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ness with a holy love, who sacrificed to no popular idol, who cared not for the fickle breath of praise. Even those who could not appreciate his lofty character bowed before it with the rest, for they felt an inexplicable, to themselves unintelligible, conviction that they were in the presence of one higher than themselves; they were fain to exclaim, “ We fools thought his life madness, and his end without honour : how is he counted among the children of God, and his portion is among the saints !"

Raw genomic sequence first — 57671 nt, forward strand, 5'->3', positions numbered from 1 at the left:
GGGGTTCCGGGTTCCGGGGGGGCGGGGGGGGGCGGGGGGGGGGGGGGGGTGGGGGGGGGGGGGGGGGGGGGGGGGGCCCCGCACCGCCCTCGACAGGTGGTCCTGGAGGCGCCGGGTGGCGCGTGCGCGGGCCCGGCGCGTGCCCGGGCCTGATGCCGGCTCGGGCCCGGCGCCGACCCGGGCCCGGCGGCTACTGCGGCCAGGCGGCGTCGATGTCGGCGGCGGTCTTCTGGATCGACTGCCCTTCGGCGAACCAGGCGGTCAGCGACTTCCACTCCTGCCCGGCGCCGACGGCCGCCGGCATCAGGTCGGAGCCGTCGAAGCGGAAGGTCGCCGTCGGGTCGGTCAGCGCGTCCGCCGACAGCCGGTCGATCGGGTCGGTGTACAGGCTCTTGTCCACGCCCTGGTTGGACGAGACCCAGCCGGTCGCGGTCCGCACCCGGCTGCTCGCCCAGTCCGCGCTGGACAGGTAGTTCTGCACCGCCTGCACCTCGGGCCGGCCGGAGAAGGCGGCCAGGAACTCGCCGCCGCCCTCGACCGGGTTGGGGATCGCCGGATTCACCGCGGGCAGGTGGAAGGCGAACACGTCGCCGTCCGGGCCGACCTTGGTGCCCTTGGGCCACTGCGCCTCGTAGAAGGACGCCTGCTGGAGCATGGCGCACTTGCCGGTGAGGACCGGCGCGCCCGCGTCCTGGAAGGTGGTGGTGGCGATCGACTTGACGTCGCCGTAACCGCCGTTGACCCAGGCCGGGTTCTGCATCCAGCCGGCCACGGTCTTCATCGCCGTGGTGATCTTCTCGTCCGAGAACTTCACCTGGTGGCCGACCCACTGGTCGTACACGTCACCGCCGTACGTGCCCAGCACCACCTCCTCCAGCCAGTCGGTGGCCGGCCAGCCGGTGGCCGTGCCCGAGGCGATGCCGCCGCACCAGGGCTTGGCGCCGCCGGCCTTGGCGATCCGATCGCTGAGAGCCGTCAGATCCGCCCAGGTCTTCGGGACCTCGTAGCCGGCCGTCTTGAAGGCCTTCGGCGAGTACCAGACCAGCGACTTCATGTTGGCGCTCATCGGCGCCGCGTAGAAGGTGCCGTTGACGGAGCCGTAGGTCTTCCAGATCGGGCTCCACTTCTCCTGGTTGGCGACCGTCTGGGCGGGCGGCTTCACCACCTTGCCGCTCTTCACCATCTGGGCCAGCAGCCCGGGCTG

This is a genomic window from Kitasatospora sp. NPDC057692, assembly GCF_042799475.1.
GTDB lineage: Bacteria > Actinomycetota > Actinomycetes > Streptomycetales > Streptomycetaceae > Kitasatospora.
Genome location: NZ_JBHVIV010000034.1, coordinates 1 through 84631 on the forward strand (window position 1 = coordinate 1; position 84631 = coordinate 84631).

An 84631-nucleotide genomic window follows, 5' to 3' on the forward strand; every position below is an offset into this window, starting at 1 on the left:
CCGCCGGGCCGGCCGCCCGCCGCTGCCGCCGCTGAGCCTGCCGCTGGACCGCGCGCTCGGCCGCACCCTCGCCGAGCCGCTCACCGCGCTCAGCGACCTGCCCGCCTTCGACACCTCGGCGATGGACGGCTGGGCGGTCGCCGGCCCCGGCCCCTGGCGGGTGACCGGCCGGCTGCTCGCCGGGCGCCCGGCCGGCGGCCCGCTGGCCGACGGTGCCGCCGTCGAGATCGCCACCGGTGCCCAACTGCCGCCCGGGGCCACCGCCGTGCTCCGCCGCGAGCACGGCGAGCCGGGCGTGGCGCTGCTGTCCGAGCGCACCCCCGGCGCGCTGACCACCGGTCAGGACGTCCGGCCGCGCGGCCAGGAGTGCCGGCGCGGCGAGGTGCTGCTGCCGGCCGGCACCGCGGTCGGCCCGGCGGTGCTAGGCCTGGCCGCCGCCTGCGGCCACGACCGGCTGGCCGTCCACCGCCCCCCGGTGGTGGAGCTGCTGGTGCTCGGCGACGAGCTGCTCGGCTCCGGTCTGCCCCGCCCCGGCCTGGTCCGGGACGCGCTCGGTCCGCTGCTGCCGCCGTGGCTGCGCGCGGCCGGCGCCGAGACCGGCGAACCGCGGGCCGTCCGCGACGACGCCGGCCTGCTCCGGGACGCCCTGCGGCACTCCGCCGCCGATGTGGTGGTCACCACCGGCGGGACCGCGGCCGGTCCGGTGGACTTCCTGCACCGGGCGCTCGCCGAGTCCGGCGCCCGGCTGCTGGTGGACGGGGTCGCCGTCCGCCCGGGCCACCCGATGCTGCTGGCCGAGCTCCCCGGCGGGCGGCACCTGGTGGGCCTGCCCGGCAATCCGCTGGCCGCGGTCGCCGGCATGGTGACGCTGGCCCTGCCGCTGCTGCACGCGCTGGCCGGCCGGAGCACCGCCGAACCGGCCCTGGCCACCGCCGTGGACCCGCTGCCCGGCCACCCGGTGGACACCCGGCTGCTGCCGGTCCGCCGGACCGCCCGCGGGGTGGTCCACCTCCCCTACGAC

We do not mean to affirm that Dr. Arnold was faultless ; far from it. We know too well that all have fallen short of the glory of God, thus to speak of any man. We know how he would have rejected such a false praise-how deeply he felt his own shortcomings, when, at the near approach of death (and death, suddenly as it came on him, found him prepared), he desired that the 51st Psalm—that most deeply penitential of all David's songs-should be read to him, that by contemplation of his own sins he might be more inclined fully to appreciate the mercies of redemption. We will not trust ourselves to sum up Dr. Arnold's character, but will present our readers with the estimate of it by one who knew him well, and was fully competent to appreciate his manifold powers-one whom we have yet with us, to maintain those high principles in the support of which Dr. Arnold spent his useful life. Archdeacon Julius Hare thus speaks of his deceased friend :-" There was a mission to which Dr. Arnold seemed especially called, and for which he was peculiarly fitted-a mission of the highest importance, which he executed faithfully and dutifully, and in which he had few fellow-workers. In an idolatrous age one of the men we most need is an idoloclast—to use the word which Coleridge, in his tombless Epitaph, applies to his ideal self. Such, indeed, there ever will be some frivolous, some reckless; but the idoloclasts whom we need, and who alone will do their work effectually and beneficially, are such as are at once zealous and fearless in demolishing the reigning idols, and at the same time animated with a reverent love for the ideas which those idols carnalize and stifle. Such an idoloclast we had in Dr. Arnold-a dauntless lover of truth, in the midst of an age when few seek or care for any truth, except such as seems to pamper their already bloated predilections and prepossessions. From this unshakable trust in the God of Truth-under the assurance that God is Truth, and that truth can never be against God-he pursued it boldly at all risks, in the spirit of the sublime prayer, εν δε φαει και ολεσσον. For he knew that though he might perish, God would live—though he might fall, God would triumph; and he felt confident that every time Truth is purged with a careful and loving hand from the defilements wherewith the exhalations of the world are continually crusting her over, her form and features will come out in greater beauty and glory. This should be the spirit of all men who write, above all, on religion and philosophy; but in England it is very rare among those who treat on such subjects, whatever it may be among men of science. We are so bound and shackled by all manner of prejudices-national, party, ecclesiastical, individual—that we can hardly move a limb freely; and we are so fenced and penned in, that few can look out over their neighbour's land, or up to any piece of sky, except that which is just over their heads. Many, too, of our ablest men in these last years, instead of seeking after truth with loving patience and candour, have rather employed their best faculties in decking out their favourite idol with all the finery and tinsel they could scrape together, and in burning incense before it, until they are wrapt in a mist, and count the glare of their tapers more glorious than the noonday sun. At such a time it is especially wholesome and refreshing to find a man like Dr. Arnold, who loves the truth, and seeks it and speaks it out. I do not mean to profess an entire agreement with all his opinions ; on many points we differed, more or less : but whether differing or agreeing, when I turn from the ordinary theological or religious writers of the day to one of his volumes, there is a feeling, as it were, of breathing the fresh mountain air, after having been shut up in the morbid atmosphere of a sick room, or in the fumigated vapours of an Italian church. He did, indeed, yearn after truth and righteousness with yearnings that could hardly be uttered; and to hear of falsehood, to hear of injustice, pained him like a blow. Therefore was his death felt almost like a personal, as well as a national loss, from one end of England to the other. His yearnings now, we may trust, through the Saviour, whom he delighted to glorify, are stilled with the contemplation of perfect truth and perfect righteousness. O, that his example and his teaching may arouse others to a like zeal in the same most holy cause."*